Dental treatment involving crown replacements costs the Swedish tax payers hundreds of millions SEK each year. Researchers at Chalmers University of Technology are developing a new method for determining exactly how to optimally prepare a tooth to place a crown on it. The method is expected to result in significantly cheaper and faster treatment, and improved quality and reliability of the crown replacements.

Each year, dentists put hundreds of thousands of new dental crowns into the mouths of Swedish patients. They firstly have to grind the teeth to which the crowns are to be attached. This is a procedure that is still much of an art and depends completely on the individual dentist's skill. But dentists will soon benefit from a computer program being produced by a group of researchers at Chalmers, at the initiative of the company Nobel Biocare. The researchers are now planning to run clinical tests.

"With current software, you can measure the damaged tooth's dimensions by laser scanning," explains Chalmers researcher Evan Shellshear. "The software then computes the optimal shape of the ground tooth, and the output is a 3-D visualisation of it. You also get a 3-D animation showing precise suggestions for manoeuvring the cutting tool in order to achieve the final tooth shape safely."

The software is based on advanced mathematical models and on state-of-the-art visualisation technology. The researchers have based their computations on roughly a dozen international guidelines for how teeth should be shaped before being fitted with dental crowns.

The guidelines cover things like the ratios between the height and width of the tooth, and how thick a layer needs to be ground down in order to leave enough space for the crown. The researchers have converted every guideline into an equation, dividing each tooth into tens of thousands of sections. From that, the software performs an optimisation, leaving the patient with as much of the healthy tooth as possible.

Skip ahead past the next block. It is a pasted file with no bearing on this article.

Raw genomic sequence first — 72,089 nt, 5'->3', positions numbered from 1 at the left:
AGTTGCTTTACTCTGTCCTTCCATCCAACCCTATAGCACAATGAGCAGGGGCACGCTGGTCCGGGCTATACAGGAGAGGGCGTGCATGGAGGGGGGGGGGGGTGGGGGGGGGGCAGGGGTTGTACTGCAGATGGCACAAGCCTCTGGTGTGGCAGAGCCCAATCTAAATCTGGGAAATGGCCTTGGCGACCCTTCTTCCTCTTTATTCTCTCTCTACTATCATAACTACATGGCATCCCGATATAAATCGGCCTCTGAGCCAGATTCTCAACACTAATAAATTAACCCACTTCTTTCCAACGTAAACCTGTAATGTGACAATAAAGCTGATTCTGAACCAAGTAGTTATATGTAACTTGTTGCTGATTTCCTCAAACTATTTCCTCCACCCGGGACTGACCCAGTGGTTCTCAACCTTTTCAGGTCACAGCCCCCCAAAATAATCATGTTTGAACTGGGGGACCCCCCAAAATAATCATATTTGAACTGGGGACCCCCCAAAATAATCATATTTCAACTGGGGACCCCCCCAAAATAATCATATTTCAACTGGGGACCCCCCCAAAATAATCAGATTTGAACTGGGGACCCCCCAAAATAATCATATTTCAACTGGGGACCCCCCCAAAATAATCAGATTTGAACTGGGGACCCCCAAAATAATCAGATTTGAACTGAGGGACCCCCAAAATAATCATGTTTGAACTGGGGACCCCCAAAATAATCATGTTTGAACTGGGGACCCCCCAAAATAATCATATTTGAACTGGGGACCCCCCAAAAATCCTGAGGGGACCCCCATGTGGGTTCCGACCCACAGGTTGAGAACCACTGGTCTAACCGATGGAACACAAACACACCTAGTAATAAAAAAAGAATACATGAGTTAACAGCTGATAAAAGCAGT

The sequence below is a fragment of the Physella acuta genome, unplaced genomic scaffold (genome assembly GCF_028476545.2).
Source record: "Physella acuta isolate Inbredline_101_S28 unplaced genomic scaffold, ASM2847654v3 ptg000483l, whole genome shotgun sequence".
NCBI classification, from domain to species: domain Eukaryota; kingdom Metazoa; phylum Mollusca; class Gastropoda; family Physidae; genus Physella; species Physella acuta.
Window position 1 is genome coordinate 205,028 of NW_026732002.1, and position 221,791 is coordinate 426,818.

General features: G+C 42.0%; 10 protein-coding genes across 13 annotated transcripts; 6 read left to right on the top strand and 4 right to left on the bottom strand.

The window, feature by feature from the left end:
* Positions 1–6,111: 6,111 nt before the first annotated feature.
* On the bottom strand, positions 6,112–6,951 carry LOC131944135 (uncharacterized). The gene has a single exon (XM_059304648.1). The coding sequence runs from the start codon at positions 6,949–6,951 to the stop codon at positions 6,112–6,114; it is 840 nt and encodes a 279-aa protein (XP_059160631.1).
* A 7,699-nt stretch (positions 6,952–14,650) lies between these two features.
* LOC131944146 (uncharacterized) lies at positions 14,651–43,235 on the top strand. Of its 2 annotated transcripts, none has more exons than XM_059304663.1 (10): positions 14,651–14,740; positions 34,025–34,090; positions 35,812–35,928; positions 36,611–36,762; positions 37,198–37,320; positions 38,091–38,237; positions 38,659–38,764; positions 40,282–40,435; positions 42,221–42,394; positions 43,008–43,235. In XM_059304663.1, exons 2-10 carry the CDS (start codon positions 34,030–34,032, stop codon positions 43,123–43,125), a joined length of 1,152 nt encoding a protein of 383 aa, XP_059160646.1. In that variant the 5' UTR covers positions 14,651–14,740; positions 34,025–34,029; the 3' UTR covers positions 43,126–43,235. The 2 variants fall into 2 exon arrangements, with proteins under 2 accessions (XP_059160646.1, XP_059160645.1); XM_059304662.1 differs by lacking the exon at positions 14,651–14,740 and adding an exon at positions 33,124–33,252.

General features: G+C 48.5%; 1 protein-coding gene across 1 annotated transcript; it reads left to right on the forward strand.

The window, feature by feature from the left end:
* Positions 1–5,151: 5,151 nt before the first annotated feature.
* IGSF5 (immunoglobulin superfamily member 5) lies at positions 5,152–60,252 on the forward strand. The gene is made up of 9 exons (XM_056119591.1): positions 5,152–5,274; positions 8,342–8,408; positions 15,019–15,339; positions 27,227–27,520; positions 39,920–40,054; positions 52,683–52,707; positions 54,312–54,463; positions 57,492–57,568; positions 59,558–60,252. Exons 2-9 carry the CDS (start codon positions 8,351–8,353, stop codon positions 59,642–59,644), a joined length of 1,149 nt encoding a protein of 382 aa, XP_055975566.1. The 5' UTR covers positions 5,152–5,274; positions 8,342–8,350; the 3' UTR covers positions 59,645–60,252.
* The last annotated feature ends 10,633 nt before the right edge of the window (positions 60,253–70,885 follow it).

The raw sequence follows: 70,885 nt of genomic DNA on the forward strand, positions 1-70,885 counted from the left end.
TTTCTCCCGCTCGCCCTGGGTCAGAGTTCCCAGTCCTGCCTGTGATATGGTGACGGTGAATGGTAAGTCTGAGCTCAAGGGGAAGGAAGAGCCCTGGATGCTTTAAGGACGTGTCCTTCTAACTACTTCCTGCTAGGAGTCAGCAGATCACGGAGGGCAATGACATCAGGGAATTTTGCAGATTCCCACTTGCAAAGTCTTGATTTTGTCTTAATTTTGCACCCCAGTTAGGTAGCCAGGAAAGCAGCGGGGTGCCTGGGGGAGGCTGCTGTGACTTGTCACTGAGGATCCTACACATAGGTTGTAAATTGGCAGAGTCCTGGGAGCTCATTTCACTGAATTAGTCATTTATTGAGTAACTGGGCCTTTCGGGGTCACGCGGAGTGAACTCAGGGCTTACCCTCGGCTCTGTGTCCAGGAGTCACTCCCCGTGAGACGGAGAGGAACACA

"Most dentists are very skilful, but no human being can achieve this sort of optimisation as efficiently as a computer program," says the Chalmers researcher and dentist Matts Andersson. "If the tooth does not have a good fit with the crown, bacteria can accumulate in the gaps, resulting in caries and loosening of the teeth. A bad fit can also lead to problems with the jaw joint or that the dental crown simply falls off."

The researchers' new method should therefore reduce the risk of patients suffering such problems. It would also shorten the time needed for treatment, and save large amounts of money.

"I estimate that the treatment sessions would be 10% shorter," says Matts Andersson. "That would result in savings of SEK 176 million per year. But the biggest benefit would probably be an improvement in quality, increasing the life of the dental crowns and reducing the number of remakes."

The Chalmers researchers have also produced 3-D software that dental students can use for learning how to grind teeth. Currently, students have no access to simulation programs with defined objectives. In the new software, the objective is the optimum tooth shape, and those undergoing training will know how close to the objective their effort has come.